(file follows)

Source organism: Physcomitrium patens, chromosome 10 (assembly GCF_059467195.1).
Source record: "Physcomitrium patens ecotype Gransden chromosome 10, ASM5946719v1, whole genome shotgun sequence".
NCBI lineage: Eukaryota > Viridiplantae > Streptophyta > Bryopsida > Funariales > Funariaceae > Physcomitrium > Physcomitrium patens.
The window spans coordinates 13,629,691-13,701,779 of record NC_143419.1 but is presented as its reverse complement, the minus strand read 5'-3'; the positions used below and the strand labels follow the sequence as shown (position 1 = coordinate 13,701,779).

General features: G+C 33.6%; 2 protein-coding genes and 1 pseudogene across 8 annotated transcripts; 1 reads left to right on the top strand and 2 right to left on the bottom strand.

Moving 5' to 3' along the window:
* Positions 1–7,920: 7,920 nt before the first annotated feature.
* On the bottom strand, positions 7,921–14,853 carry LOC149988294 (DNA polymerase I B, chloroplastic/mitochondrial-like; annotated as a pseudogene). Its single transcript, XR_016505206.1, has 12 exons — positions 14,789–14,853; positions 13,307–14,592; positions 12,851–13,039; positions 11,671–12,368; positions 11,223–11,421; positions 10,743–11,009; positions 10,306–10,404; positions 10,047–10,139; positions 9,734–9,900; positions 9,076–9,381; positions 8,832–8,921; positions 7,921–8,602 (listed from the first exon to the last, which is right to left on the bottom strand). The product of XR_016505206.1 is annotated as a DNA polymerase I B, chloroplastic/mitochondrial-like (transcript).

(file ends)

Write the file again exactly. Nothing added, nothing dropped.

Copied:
Source organism: Physcomitrium patens, chromosome 10 (assembly GCF_059467195.1).
Source record: "Physcomitrium patens ecotype Gransden chromosome 10, ASM5946719v1, whole genome shotgun sequence".
NCBI lineage: Eukaryota > Viridiplantae > Streptophyta > Bryopsida > Funariales > Funariaceae > Physcomitrium > Physcomitrium patens.
The window spans coordinates 13,629,691-13,701,779 of record NC_143419.1 but is presented as its reverse complement, the minus strand read 5'-3'; the positions used below and the strand labels follow the sequence as shown (position 1 = coordinate 13,701,779).

General features: G+C 33.6%; 2 protein-coding genes and 1 pseudogene across 8 annotated transcripts; 1 reads left to right on the top strand and 2 right to left on the bottom strand.

Moving 5' to 3' along the window:
* Positions 1–7,920: 7,920 nt before the first annotated feature.
* On the bottom strand, positions 7,921–14,853 carry LOC149988294 (DNA polymerase I B, chloroplastic/mitochondrial-like; annotated as a pseudogene). Its single transcript, XR_016505206.1, has 12 exons — positions 14,789–14,853; positions 13,307–14,592; positions 12,851–13,039; positions 11,671–12,368; positions 11,223–11,421; positions 10,743–11,009; positions 10,306–10,404; positions 10,047–10,139; positions 9,734–9,900; positions 9,076–9,381; positions 8,832–8,921; positions 7,921–8,602 (listed from the first exon to the last, which is right to left on the bottom strand). The product of XR_016505206.1 is annotated as a DNA polymerase I B, chloroplastic/mitochondrial-like (transcript).